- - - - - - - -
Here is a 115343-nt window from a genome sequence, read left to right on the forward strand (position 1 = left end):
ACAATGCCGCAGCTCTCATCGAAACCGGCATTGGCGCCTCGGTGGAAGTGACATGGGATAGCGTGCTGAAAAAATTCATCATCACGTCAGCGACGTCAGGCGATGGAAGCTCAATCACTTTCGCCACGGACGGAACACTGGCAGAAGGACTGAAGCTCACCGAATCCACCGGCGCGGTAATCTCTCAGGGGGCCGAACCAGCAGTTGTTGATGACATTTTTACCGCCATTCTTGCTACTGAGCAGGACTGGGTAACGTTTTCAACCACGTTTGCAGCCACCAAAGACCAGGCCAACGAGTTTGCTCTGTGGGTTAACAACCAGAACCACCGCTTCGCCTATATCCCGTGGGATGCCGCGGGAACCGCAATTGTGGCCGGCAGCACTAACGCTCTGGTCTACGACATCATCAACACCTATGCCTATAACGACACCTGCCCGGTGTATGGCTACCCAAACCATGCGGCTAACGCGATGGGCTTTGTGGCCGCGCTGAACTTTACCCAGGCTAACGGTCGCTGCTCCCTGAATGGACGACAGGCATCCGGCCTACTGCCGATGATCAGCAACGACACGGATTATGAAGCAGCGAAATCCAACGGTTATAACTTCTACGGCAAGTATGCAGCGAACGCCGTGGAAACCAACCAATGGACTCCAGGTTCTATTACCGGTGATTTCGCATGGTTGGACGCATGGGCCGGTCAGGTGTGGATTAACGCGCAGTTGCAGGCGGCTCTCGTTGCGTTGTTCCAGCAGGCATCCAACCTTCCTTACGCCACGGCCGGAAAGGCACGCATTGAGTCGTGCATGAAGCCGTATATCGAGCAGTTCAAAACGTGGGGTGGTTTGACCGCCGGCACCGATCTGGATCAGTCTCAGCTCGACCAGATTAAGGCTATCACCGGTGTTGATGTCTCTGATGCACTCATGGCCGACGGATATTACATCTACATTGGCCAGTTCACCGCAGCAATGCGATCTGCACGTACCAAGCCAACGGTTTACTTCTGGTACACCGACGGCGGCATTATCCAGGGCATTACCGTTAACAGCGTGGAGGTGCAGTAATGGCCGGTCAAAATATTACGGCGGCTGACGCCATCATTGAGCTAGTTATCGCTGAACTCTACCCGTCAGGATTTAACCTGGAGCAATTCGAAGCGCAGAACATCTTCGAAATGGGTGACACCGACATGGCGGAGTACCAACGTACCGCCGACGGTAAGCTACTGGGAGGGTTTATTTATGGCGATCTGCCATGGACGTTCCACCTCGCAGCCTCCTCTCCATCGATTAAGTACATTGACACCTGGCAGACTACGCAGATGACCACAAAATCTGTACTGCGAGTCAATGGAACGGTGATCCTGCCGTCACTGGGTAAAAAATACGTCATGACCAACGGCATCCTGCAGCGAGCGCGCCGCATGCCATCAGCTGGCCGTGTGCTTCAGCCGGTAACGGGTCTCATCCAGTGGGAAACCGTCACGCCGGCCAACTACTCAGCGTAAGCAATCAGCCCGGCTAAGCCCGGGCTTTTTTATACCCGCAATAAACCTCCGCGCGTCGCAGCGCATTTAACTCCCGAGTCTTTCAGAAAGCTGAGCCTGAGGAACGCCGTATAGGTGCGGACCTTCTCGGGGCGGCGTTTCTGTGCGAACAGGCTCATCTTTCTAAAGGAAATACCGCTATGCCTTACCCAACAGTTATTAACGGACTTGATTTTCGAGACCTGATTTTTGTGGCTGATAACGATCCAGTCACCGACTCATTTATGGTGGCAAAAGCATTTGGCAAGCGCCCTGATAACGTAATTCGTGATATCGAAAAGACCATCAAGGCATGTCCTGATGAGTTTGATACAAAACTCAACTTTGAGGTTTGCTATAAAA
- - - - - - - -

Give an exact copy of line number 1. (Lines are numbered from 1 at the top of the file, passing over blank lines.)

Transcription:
Here is a 115343-nt window from a genome sequence, read left to right on the forward strand (position 1 = left end):